Children are gullible; even after the ill-treatment from a narcissistic father, they have soft hearts as they belong to him and long for his love and attention. It’s in these moments of vulnerability that a child is most susceptible to abuse and manipulation. If the child has learned to draw firm boundaries, they are bound to be less hurt, resentful, and angry.
M – Motivate
With an inflated sense of their own importance, the narcissistic father can be arrogant and demoralizing, which not only affects the child’s self-esteem, it also results in loss of confidence in their ability to make choices and raises self-doubts about their caliber.
When a child has an outburst, help them talk about and express their emotions freely and figure out ways to manage them. Give them frequent hugs and express your empathy; just acknowledge their feelings without shunning them. Reassure them and make them feel worthy of love.
Motivate your child to practice meditation and prayer not only on a troublesome day but daily. Encourage them to take it up as a tool to provide inner peace and joy in their daily routine.
Further, encourage the child to spend time outside in the open. Join them in outdoor activities, doing something fun, getting some ice cream, and playing silly games to strengthen your bond with the child.
A – Accept and agree
For the narcissist father, blaming, particularly scapegoating a child, is quite natural. They often lack empathy and disregard how a child may feel about their toxic behavior.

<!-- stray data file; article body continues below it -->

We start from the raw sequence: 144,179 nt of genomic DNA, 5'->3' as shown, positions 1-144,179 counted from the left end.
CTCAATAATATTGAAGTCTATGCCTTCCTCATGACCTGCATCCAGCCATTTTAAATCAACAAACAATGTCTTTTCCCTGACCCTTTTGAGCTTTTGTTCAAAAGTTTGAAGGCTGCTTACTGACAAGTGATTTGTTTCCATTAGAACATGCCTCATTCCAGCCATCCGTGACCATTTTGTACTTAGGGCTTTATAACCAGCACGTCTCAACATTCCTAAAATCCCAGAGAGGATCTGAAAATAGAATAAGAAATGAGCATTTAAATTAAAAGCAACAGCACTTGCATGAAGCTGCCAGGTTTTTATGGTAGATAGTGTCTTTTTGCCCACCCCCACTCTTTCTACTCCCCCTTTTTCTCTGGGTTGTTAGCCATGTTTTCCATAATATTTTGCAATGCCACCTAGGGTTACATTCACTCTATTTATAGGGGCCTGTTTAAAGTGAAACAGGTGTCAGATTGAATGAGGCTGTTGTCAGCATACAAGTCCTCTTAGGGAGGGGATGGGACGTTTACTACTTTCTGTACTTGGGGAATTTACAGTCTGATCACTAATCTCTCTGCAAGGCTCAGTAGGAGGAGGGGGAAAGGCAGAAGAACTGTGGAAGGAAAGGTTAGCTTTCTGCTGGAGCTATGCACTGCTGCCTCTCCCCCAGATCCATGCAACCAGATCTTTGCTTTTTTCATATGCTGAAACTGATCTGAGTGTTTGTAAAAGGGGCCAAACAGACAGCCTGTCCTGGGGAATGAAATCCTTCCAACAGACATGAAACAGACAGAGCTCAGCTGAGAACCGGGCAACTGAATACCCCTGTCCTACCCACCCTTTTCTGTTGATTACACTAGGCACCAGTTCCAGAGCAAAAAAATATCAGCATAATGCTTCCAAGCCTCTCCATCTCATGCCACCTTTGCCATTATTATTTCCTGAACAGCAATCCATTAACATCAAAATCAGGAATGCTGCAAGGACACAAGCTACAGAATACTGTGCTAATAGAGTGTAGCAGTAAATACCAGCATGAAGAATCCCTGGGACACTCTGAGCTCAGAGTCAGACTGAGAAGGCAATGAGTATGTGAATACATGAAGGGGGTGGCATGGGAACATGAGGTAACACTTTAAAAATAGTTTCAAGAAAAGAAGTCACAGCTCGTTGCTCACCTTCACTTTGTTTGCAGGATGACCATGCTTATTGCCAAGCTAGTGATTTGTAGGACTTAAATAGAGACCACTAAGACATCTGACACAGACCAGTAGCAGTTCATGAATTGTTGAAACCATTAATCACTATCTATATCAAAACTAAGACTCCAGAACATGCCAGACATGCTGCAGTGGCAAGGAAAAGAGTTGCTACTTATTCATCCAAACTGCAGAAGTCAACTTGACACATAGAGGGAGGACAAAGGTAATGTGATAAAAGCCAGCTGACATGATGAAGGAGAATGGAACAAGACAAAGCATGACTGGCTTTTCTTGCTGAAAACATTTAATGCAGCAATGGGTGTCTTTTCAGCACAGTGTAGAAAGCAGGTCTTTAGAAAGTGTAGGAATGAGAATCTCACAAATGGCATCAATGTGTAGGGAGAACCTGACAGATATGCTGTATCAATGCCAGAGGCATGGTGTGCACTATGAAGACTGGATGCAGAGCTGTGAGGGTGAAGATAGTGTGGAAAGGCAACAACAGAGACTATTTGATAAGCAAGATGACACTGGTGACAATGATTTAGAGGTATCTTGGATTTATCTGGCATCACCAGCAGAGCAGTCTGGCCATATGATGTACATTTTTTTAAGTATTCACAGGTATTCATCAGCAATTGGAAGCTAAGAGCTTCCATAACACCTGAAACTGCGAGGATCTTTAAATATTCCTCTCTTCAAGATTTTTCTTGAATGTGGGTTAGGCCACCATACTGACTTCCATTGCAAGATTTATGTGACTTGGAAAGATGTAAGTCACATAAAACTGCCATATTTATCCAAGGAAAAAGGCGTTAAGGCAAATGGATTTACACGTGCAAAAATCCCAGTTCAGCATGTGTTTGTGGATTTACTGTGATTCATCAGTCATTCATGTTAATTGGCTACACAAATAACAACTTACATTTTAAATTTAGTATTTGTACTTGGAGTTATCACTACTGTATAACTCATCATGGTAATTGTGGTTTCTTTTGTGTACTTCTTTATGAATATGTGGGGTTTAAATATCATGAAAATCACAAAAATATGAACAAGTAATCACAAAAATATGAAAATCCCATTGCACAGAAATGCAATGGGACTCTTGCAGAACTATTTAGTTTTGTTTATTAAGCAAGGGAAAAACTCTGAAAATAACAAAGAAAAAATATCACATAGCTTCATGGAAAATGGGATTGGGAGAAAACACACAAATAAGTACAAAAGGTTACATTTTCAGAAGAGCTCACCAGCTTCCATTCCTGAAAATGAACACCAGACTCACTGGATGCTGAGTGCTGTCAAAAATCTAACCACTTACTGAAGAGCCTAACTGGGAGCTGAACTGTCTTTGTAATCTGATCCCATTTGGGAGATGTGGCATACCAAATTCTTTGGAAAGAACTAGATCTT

Help your child to understand and accept the complexity of the relationship dynamics and the problematic situation. When your child needs support and wants to lash out with anger, rather than portraying a negative image, choose the right words that will help the child to calm down.
For instance, you could tell them:
- “Maybe your dad didn’t make a good choice of words today,” or
- “Yes, I agree that he should have been mindful, but I know you understand and won’t let it affect your peace.”
When they see a mother who accepts the situation calmly, they will find it easier to accommodate and react less to the problem.
R – Resilience
Narcissists feel compelled to do whatever it takes to get what they want. Over and above this, they find it challenging to be compassionate and connect intimately with their children.
One of the most incredible tools to help a child navigate these kinds of challenges is ‘Resilience’. Resilient individuals are courageous and problem solvers. Not only do they tackle challenging situations, but they also strive to find reasonable solutions.
Encourage your child to keep the communication clear and direct with the narcissist father. When the communication is tainted, there is very little chance of maintaining the connection between the parent-child robust and meaningful.
Many times, children of a narcissistic father are ridiculed and bullied by their friends too. The peer group doesn’t understand the reality and sensitivity of the situation and may find faults in the child. This unfair treatment; it isolates the child, and eventually, they feel victimized.
As a mature adult, impress upon the child the advantages of teaching virtues such as compassion, forgiveness, temperance, etc. Motivate and inspire them by sharing the benefits of living an honest and authentic life.
If they are emotionally mature and stable enough to accept their father’s behavior, encourage them to be authentic and open with their friends and relatives about their situation. The feelings of shame, guilt, pity, and self-doubt subside when a child openly accepts their circumstances.
T – Trauma training
For a narcissist, their own needs come first. Therefore, their children are usually neglected, misunderstood, or abused. On top of it, if a narcissistic father has violent or abusive tendencies, it affects the safety and security of the child.
By safety, I emphasize all three levels: mental, emotional, and physical security.